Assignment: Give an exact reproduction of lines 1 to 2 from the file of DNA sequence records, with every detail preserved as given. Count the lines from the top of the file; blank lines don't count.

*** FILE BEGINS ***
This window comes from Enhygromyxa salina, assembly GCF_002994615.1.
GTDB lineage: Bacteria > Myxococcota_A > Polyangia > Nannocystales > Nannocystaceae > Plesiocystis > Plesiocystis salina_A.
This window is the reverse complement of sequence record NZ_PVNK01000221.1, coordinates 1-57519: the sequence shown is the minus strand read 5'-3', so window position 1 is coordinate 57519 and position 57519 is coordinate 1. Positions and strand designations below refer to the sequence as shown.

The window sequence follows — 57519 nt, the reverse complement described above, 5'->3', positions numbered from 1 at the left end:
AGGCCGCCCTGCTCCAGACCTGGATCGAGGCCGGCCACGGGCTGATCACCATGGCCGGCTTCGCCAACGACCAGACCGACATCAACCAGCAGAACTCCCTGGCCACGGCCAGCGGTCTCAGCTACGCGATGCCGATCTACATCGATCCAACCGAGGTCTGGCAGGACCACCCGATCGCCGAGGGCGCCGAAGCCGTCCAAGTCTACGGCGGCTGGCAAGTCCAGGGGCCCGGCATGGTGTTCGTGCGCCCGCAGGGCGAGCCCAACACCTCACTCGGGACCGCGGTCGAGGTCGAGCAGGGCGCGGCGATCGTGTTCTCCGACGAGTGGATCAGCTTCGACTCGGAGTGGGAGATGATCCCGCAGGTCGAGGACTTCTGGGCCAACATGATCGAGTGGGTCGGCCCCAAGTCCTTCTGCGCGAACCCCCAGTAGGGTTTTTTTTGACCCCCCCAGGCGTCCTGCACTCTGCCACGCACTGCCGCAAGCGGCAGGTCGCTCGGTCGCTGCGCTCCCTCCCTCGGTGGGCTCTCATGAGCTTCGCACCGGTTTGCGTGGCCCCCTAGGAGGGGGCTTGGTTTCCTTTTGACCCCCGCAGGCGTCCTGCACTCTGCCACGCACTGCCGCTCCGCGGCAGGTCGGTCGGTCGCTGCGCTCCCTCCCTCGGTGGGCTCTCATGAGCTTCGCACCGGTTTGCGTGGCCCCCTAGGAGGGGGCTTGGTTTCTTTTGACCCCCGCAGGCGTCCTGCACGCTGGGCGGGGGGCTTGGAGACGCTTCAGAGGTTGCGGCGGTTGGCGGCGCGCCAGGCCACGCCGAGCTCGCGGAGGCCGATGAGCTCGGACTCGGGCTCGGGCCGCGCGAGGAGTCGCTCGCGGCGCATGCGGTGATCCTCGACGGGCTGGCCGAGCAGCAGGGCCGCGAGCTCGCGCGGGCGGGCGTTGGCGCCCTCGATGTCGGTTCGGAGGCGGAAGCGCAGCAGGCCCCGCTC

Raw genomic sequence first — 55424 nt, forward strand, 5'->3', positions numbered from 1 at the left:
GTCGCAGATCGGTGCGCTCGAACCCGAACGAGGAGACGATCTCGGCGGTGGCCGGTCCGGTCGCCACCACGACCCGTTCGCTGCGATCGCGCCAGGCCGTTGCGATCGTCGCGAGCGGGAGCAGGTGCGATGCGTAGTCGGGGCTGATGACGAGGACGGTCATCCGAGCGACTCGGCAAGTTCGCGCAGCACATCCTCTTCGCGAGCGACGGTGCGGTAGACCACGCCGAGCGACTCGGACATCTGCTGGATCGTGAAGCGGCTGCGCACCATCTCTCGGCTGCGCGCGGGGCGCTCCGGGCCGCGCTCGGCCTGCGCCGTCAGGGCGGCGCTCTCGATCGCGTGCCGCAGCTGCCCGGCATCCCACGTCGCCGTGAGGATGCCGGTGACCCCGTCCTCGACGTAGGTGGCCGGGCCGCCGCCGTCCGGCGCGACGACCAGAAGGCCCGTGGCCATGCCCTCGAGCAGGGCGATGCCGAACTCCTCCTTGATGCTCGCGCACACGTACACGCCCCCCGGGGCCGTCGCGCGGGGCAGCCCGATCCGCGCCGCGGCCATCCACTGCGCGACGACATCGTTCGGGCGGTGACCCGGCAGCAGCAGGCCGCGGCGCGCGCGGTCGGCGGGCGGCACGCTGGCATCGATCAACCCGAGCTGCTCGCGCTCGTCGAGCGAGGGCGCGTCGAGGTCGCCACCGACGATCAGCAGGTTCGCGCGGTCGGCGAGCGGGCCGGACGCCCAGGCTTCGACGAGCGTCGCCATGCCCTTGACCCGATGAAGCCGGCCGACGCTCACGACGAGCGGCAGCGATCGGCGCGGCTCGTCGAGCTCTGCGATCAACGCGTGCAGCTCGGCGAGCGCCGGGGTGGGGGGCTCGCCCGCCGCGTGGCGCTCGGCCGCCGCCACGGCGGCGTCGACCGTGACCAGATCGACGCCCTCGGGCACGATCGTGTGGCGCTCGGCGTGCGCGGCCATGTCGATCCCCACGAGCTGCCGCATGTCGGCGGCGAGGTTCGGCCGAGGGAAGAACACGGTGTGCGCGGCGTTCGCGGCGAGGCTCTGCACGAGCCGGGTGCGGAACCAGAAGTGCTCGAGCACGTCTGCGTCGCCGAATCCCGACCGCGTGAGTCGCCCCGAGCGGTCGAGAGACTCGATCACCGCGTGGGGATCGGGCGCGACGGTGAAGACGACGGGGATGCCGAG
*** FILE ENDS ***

This window comes from Enhygromyxa salina, assembly GCF_002994615.1.
GTDB lineage: Bacteria > Myxococcota_A > Polyangia > Nannocystales > Nannocystaceae > Plesiocystis > Plesiocystis salina_A.